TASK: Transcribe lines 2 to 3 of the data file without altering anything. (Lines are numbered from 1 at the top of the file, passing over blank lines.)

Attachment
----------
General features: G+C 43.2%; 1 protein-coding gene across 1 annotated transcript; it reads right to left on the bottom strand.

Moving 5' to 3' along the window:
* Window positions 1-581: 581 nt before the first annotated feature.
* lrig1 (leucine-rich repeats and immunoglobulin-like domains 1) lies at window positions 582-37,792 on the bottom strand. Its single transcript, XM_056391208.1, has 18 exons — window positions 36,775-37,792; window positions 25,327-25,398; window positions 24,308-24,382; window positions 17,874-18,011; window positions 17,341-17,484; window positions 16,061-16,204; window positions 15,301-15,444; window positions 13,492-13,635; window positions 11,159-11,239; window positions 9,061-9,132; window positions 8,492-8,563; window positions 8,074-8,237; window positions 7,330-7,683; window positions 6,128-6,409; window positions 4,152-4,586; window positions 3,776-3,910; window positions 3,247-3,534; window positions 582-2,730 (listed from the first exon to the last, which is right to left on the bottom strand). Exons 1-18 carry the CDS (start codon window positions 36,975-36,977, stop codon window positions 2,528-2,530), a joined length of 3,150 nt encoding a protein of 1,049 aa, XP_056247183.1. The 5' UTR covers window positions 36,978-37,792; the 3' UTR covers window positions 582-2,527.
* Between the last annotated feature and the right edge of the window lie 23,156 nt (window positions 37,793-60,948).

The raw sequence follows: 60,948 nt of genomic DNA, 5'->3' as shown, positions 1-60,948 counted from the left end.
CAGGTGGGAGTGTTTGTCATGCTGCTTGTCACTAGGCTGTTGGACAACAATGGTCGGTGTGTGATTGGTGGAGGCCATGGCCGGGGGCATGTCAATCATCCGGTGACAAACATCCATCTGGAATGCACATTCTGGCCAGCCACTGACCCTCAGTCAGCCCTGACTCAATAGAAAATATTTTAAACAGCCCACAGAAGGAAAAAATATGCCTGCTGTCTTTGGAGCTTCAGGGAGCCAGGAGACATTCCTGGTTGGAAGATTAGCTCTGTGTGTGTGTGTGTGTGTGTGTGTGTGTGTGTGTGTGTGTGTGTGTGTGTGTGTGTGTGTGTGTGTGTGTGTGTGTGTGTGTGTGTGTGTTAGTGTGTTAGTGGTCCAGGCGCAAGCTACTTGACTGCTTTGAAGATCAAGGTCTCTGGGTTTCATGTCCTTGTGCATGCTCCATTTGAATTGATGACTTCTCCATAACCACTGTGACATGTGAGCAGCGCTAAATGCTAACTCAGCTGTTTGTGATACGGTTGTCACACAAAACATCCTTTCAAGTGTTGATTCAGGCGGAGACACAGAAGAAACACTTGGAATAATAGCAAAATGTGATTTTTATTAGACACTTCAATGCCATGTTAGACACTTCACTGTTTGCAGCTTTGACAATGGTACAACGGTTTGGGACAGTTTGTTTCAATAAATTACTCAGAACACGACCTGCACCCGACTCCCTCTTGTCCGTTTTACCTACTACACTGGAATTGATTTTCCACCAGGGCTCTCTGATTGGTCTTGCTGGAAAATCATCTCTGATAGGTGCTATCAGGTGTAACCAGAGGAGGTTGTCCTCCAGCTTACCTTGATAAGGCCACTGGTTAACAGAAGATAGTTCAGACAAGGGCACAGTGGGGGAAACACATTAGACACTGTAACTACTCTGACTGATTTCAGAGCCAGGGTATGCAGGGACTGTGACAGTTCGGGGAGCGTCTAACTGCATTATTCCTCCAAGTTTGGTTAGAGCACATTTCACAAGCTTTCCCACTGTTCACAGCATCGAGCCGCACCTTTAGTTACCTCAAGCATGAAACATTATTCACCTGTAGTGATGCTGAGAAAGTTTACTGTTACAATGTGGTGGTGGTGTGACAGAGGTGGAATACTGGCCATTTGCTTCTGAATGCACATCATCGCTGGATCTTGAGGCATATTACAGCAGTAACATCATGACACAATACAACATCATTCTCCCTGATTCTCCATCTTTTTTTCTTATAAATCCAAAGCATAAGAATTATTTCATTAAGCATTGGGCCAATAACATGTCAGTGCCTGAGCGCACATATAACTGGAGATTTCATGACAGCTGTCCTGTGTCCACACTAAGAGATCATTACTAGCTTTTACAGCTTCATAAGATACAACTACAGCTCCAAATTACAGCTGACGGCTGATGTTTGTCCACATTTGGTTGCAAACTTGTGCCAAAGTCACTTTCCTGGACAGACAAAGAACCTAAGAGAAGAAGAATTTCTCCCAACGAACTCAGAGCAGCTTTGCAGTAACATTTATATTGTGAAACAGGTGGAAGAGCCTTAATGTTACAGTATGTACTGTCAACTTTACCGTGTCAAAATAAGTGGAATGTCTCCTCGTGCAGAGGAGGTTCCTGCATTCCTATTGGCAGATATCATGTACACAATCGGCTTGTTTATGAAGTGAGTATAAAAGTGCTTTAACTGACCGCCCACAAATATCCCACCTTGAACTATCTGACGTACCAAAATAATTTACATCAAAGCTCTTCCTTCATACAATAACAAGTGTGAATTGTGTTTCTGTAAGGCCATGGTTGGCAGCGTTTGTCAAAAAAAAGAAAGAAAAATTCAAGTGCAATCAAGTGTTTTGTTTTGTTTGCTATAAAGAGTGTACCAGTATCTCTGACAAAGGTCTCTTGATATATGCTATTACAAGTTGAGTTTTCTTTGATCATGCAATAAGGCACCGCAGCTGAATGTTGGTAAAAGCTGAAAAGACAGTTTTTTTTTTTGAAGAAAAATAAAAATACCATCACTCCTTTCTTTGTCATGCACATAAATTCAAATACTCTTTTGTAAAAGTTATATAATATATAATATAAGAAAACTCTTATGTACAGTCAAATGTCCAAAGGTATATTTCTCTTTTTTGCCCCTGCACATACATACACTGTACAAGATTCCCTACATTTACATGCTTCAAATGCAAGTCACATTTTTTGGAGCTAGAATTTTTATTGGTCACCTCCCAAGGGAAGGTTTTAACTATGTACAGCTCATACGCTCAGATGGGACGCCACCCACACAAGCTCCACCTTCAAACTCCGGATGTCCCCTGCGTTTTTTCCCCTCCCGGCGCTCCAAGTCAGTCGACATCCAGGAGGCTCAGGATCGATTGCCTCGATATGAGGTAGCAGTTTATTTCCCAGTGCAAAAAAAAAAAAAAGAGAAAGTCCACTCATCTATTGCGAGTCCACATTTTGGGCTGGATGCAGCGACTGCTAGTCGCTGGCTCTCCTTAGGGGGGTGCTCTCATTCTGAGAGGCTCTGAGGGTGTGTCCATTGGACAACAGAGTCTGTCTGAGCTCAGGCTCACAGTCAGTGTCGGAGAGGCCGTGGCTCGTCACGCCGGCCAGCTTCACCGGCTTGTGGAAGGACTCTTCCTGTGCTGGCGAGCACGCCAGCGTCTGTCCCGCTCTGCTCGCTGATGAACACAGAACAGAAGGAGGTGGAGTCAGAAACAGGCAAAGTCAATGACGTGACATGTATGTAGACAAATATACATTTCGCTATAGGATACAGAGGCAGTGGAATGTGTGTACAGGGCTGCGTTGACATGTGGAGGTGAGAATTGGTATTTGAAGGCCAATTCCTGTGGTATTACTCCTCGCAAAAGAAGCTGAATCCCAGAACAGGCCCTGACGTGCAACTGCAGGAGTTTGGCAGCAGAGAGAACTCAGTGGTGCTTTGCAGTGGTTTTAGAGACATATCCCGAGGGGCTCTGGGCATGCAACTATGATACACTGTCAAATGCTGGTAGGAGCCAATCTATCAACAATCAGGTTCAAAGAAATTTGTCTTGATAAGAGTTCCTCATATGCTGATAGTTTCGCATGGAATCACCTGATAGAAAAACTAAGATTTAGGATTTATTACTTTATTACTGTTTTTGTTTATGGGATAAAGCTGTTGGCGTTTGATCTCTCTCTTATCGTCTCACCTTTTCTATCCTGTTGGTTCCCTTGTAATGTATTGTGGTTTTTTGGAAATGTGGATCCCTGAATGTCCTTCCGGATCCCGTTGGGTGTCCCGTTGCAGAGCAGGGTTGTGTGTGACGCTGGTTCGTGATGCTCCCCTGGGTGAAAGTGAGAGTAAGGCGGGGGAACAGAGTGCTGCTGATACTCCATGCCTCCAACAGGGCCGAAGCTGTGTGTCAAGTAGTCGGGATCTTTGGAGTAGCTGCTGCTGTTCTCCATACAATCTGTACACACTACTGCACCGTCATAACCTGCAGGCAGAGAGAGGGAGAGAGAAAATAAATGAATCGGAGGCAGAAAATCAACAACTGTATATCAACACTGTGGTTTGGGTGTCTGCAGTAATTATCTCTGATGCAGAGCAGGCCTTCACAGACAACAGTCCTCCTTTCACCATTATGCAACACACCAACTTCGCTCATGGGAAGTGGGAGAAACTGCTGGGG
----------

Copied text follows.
Moving 5' to 3' along the window:
* Window positions 1-581: 581 nt before the first annotated feature.